Sustainability Standards Driving Impact for Women in Global Supply Chains

June 22, 2018
  • Lauren Shields

    Former Director, BSR

Sustainability standards and multistakeholder initiatives (MSIs) like Fairtrade International, Better Cotton Initiative, Rainforest Alliance, and the Fair Labor Association provide a set of tools and approaches to improve social, environmental, and economic conditions in global supply chains. These organizations and standards have played a powerful role in promoting good practice in certain industries, such as apparel and agriculture, where women make up 60-90 percent of the workforce in labor-intensive stages of production.

Gender is one key area where these groups have the opportunity to do more to drive systemic improvement for women working in factories and farms. In particular, there is potential to scale up the impact that sustainability standards and MSIs bring to women in global supply chains.

At an international level, the Sustainable Development Goals (SDGs), and SDG 5 in particular, have galvanized interest on gender equality and empowerment. The standards community is innovating around core technical issues like assurance, standard-setting, and monitoring and evaluation. Moreover, using data to drive change, working collaboratively, and breaking down silos between technical functions will further scale up the impact of these innovations on important issues, including gender.

During a recent session in São Paulo with ISEAL, an alliance of credible and innovative sustainability standards, we discussed several entry points for standards groups and MSIs to further invest in progress on gender.

  • Standards: Standards cannot be gender blind, and ISEAL members are assessing the gender component of their standards in their periodic revisions. It is important to ensure a strong gender perspective in the language—for example, including guidance on how principles such as discrimination, harassment, wages, and working hours could impact women specifically.
  • Gender-sensitive assurance: Sustainability standards can strengthen assurance processes—for instance, auditing teams should be equipped with training and facilitation skills to identify and address gender specific issues. SAN (Sustainable Agriculture Network) and Rainforest Alliance recently published an updated additional social auditing methods for sexual and psychological violence against women, which is one example of what this can look like.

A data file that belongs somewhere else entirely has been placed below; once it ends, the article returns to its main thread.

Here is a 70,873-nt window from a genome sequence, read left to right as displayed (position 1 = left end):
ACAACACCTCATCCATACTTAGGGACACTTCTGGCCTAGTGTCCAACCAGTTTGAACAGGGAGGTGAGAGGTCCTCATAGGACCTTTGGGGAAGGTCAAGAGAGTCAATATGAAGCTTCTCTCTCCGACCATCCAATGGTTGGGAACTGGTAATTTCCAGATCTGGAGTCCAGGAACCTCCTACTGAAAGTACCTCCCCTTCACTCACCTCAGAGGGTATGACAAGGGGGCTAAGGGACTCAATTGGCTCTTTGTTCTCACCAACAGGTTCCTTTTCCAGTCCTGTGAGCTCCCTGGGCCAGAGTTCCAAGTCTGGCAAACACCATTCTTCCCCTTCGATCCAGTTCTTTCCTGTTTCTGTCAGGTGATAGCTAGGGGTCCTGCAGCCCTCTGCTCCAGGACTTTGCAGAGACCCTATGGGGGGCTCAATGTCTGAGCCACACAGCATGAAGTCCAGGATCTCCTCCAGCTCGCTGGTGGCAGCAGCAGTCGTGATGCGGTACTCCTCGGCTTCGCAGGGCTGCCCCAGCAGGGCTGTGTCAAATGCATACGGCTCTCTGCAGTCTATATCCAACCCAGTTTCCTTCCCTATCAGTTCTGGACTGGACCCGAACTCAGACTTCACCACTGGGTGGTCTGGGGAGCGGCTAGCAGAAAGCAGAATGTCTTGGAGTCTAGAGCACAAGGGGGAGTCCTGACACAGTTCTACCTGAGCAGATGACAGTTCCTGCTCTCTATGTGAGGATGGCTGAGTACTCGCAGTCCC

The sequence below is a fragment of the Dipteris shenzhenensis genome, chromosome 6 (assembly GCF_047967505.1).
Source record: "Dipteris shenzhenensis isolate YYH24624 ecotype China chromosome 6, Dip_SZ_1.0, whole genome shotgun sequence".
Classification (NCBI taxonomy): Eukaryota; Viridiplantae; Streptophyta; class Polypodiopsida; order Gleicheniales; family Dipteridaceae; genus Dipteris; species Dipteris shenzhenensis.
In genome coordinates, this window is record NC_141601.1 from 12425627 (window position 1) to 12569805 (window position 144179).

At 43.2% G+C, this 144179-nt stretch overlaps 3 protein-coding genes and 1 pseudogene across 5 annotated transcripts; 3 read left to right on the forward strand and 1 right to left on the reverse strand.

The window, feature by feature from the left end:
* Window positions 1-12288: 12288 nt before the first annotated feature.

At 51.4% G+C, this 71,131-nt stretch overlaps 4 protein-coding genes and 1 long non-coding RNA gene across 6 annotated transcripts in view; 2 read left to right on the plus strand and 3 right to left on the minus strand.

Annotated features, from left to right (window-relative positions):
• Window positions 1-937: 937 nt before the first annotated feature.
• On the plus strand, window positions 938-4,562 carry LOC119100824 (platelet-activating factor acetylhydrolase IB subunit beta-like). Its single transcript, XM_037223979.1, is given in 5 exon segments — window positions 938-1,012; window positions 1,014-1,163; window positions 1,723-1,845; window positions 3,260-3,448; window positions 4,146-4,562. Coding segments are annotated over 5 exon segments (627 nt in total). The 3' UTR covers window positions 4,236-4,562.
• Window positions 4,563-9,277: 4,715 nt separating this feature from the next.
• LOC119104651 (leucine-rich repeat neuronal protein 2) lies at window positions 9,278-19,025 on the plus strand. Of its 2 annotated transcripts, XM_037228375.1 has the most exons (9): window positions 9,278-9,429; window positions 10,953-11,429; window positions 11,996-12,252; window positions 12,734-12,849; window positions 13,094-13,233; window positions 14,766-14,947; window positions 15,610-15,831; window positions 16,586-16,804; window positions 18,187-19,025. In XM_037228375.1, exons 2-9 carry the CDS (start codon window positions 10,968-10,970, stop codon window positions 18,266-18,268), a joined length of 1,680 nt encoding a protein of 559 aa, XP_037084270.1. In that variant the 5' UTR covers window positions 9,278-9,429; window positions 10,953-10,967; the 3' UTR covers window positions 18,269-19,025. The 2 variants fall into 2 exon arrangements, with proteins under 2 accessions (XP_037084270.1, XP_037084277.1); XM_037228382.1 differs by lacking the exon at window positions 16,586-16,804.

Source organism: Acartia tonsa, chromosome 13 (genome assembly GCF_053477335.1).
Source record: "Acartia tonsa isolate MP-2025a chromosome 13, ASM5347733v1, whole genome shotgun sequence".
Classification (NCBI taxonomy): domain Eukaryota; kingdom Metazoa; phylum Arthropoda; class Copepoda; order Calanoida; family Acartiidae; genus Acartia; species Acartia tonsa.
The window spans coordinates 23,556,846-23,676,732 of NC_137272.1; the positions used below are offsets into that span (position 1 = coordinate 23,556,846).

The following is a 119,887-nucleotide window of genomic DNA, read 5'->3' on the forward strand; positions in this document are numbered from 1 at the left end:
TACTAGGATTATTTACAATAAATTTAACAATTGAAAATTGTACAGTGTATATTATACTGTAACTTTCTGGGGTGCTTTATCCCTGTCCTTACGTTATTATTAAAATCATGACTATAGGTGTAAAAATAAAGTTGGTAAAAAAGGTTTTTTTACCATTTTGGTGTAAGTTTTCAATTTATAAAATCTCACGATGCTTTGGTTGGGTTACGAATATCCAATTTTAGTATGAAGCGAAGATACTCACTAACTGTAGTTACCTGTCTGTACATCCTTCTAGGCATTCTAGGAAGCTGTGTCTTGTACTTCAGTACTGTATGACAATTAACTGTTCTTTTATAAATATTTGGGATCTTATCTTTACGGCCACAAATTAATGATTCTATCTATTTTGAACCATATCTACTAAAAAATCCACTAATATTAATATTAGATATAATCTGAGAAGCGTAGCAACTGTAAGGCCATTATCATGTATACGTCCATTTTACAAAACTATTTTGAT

• Systematic, robust, and transparent monitoring and evaluation: Data matters, and there is interest from sustainability standards groups to include more robust and meaningful indicators to track progress on gender equality in performance monitoring efforts, as well as to conduct in-depth evaluations. The Global Coffee Platform released a common measurement framework to guide collection of data relevant to promoting gender equality in coffee value chains.
  • Capacity-building and awareness-raising: Sustainability standards can support capacity-building with suppliers to improve practices in factories and on farms, either directly or via local implementing partners that are part of existing systems. The Fair Labor Association is using its influence to raise the issue of pregnancy discrimination through its recent report.
  • Gender mainstreaming: Some organizations are showing leadership by mainstreaming gender into their own organizations, creating gender task forces to help integrate gender components across projects and departments, and investing in gender experts.

These initiatives are a great start, but there is a need to go deeper and ensure that a substantial number of sustainability standards and MSIs take a comprehensive approach to gender. That’s why ISEAL and BSR have teamed up to organize a pioneering Gender Working Group for Sustainability Standards.

The Gender Working Group, which launched in May with support from the C&A Foundation, will convene standards organizations and MSIs to share their experiences addressing gender, learn best practices, and address frontier issues like women workers’ voice and gender data.  

Our ambition through this collaboration is to drive systemic change to improve conditions for women workers in global supply chains—but we need a broad base of organizations to optimise our impact.

We will give special attention to the apparel and textile sector and facilitate cross-sectoral learning, but other perspectives are welcome. If your organization is a sustainability standard or an MSI interested in working on the topic of gender, we’d love for you to join the conversation.

For more information, please get in touch.

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